Can Clever Hackers Target Smart Phones?

April 2, 2010
Smart phones are becoming a common part of everyday life, but the same capabilities that make them so useful offer opportunities for hackers. Credit: Zina Deretsky, National Science Foundation

(PhysOrg.com) -- Smart phones are becoming a common part of everyday life. Millions of Americans are using these powerful devices whose impressive capabilities and features rival that of desktop computers from just a few years ago, including new tools that can help simplify everyday tasks such as finding a parking garage or the nearest drycleaner.

But suppose you're a criminal who wants to surreptitiously monitor someone's every move and even eavesdrop wherever they take their phone? Yes, as it turns out, there's an ap for that, too.

Few smart phone users realize that the same characteristics that make these devices so useful can be can be hijacked and used against them. Recently, two researchers from Rutgers University, Vinod Ganapathy and Liviu Iftode, with support from the National Science Foundation tasked a group of graduate students with an intriguing challenge. Starting with the assumption that they had found a way to hack into a smart phone, the grad students were asked to take a smart phone platform commonly used by and develop malicious applications that a user may not even notice.


Vinod Ganapathy and Liviu Iftode, two researchers from Rutgers University, described the results of their attempts to hack and hijack smart phones in this online media briefing. Credit: National Science Foundation/Rutgers University

The team decided to inject software components known as rootkits into the phone's operating system. Rootkits are a particularly devious threat to a computer, because they attack the operating system itself. Traditional antivirus software, therefore, may not be able to detect them because they don't appear to be stand alone applications or viruses. Most desktop computers are protected from rootkits by something known as virtual machine monitor, but because of their limited size and limited energy resources, smart phones don't deploy these monitors, making it very difficult to know a rootkit attack has taken place.

Once the rootkits were in place, the researchers were able to hijack a smart phone by simply sending it a text message. This allowed them to do things like quietly turn on the device's microphone, enabling them to hear what was going on in the room where the phone had been placed. Another attack trained the phone to use its GPS capabilities to report the phone's exact location without the user's knowledge. By turning on various high-energy functions, the team was even able to rapidly drain the phone's batteries, rendering it useless. The Rutgers team presented the results of their attempts to hack and hijack at the International Workshop on Mobile Computing Systems and Applications (HotMobile 2010).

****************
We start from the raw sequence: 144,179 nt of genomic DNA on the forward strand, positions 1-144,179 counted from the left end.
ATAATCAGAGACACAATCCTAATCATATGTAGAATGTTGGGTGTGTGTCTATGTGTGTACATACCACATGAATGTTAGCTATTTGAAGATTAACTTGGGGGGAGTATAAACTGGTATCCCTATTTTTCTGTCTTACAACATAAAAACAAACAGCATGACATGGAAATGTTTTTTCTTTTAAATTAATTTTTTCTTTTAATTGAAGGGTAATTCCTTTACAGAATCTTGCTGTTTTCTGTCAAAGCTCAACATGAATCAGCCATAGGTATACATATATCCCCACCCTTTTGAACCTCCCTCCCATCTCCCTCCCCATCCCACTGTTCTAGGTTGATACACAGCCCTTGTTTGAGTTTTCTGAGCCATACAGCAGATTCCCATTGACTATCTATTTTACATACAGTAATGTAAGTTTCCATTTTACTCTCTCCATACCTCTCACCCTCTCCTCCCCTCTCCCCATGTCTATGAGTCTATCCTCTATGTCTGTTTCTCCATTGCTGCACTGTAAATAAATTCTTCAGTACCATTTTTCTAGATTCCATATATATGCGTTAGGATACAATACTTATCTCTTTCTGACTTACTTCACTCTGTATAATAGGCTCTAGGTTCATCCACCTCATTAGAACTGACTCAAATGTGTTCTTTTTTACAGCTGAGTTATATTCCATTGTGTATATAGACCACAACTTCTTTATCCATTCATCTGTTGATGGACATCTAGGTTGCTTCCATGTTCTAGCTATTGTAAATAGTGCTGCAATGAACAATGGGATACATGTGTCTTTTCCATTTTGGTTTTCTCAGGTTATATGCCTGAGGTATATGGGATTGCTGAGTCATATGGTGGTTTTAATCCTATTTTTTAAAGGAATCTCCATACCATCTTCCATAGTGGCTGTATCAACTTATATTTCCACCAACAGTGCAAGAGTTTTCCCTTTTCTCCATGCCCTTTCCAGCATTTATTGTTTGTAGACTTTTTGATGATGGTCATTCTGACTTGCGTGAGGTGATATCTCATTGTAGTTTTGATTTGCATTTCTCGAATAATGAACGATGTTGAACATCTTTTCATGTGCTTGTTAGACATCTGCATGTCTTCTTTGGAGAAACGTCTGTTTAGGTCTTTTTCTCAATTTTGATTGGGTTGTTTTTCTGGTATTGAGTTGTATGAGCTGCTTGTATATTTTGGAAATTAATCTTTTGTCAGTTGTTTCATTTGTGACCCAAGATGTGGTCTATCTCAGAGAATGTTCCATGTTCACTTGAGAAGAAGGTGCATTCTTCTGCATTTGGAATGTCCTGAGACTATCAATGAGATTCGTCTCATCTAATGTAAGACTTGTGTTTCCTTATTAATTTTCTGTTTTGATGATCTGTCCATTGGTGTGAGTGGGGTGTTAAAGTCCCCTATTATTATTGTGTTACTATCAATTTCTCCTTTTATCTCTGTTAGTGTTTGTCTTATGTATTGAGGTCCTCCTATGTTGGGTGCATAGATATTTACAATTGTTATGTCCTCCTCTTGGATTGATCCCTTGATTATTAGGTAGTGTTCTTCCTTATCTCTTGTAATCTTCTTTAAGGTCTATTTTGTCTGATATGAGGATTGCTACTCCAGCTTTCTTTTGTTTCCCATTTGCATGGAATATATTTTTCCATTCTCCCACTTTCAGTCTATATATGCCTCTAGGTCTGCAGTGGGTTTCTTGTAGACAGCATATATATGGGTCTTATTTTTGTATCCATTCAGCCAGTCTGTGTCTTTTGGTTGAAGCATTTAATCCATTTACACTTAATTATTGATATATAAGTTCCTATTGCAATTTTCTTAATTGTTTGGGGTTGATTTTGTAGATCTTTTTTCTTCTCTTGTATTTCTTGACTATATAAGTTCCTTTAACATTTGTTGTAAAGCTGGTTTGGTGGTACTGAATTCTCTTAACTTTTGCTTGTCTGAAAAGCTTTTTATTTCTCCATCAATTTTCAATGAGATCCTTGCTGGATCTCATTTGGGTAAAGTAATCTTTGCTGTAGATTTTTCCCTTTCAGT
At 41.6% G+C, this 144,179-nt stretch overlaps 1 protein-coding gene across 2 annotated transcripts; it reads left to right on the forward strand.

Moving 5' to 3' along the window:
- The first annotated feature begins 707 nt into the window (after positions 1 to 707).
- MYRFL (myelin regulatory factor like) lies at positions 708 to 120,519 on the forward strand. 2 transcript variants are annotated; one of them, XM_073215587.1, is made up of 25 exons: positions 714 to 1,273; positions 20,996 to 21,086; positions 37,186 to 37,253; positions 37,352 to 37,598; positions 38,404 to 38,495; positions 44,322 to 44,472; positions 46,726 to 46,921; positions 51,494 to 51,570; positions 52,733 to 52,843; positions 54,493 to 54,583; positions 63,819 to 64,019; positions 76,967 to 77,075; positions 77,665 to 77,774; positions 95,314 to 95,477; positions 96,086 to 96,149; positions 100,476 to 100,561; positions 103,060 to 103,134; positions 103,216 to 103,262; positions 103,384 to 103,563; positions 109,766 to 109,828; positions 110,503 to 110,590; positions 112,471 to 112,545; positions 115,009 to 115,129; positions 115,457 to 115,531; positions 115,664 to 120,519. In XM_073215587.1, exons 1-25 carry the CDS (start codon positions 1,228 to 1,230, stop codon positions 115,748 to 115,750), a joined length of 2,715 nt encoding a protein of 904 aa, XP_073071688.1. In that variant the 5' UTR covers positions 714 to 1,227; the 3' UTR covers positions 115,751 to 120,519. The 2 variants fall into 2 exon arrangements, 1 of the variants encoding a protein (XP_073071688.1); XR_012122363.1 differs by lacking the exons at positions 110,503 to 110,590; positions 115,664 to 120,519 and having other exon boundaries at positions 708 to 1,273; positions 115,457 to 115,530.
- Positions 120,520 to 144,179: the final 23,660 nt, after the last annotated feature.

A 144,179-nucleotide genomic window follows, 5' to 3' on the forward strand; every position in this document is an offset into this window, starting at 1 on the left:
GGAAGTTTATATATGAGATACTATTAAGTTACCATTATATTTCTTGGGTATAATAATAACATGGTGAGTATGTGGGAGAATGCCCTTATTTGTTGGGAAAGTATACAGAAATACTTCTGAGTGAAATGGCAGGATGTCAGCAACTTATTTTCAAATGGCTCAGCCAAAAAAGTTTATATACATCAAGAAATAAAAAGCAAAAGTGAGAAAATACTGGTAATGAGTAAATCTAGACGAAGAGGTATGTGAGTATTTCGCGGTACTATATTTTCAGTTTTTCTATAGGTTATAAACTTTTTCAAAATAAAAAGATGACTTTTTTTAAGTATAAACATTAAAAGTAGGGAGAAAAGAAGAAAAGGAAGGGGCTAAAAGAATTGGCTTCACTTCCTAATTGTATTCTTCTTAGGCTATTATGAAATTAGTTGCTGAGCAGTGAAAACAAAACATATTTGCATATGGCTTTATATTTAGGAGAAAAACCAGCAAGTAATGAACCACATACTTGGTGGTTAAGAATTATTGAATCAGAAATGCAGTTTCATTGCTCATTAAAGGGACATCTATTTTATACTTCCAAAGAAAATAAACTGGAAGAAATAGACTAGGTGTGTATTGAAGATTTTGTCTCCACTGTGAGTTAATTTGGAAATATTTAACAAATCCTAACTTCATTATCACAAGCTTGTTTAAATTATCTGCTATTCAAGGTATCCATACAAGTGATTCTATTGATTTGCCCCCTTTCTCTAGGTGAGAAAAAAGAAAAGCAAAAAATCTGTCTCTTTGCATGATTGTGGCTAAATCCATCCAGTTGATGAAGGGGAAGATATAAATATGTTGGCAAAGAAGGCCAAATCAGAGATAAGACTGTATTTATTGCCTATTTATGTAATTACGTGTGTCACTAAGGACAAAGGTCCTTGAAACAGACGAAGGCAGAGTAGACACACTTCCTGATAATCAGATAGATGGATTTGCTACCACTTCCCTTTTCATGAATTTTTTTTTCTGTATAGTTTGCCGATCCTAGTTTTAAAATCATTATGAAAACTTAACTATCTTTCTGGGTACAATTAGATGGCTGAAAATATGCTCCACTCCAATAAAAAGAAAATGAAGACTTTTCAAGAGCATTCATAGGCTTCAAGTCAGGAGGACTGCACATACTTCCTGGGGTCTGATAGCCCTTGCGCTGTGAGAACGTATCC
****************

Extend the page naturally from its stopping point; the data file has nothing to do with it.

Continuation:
Ganapathy and Liviu say they haven't been approached by the makers of popular smart phone devices, but hopefully their research will help keep these new devices safe and sound.

Explore further: Report: Dell to make Android phone for AT&T

Related Stories

New Windows phones won't run current apps

March 5, 2010

(AP) -- Microsoft Corp. has said its new software for smart phones, Windows Phone 7 series, is a "clean break" with the past. Now it's clear just how clean that break is: The new phones, expected late this year, won't run ...

Recommended for you

Apple issues update after cyber weapon captured

August 26, 2016

Apple iPhone owners on Friday were urged to install a quickly released security update after a sophisticated attack on an Emirati dissident exposed vulnerabilities targeted by cyber arms dealers.

Auto, aerospace industries warm to 3D printing

August 25, 2016

New 3D printing technology unveiled this week sharply increases the size of objects that can be produced, offering new possibilities to remake manufacturing in the auto, aerospace and other major industries.

3 comments

Adjust slider to filter visible comments by rank

Display comments: newest first

paulthebassguy
not rated yet Apr 02, 2010
I don't think this article is very useful because I think most people could imagine what hackers would be able to do "IF" they had access to your phone.

Still though, I would like to hear a way to be able to install these rootkits on smartphones without being detected.
warra_warra
not rated yet Apr 03, 2010
I agree with paulthebassguy. Smartphones are essentially handheld computers so anything a virus could do on a PC, it could do on a smart phone. The real question is how they managed to install the root kits without the user willingly allowing this. Apple prides itself by how safe the iphone is in this regard but even on Windows Mobile you are warned if installing unsigned (untrusted) software - unless the user disables that feature of course ...
FrancisR77
1 / 5 (1) Apr 03, 2010
This I think, is an invasion of privacy! BUt all the same, its good we've been informed so we can watch our backs...

Please sign in to add a comment. Registration is free, and takes less than a minute. Read more

Click here to reset your password.
Sign in to get notified via email when new comments are made.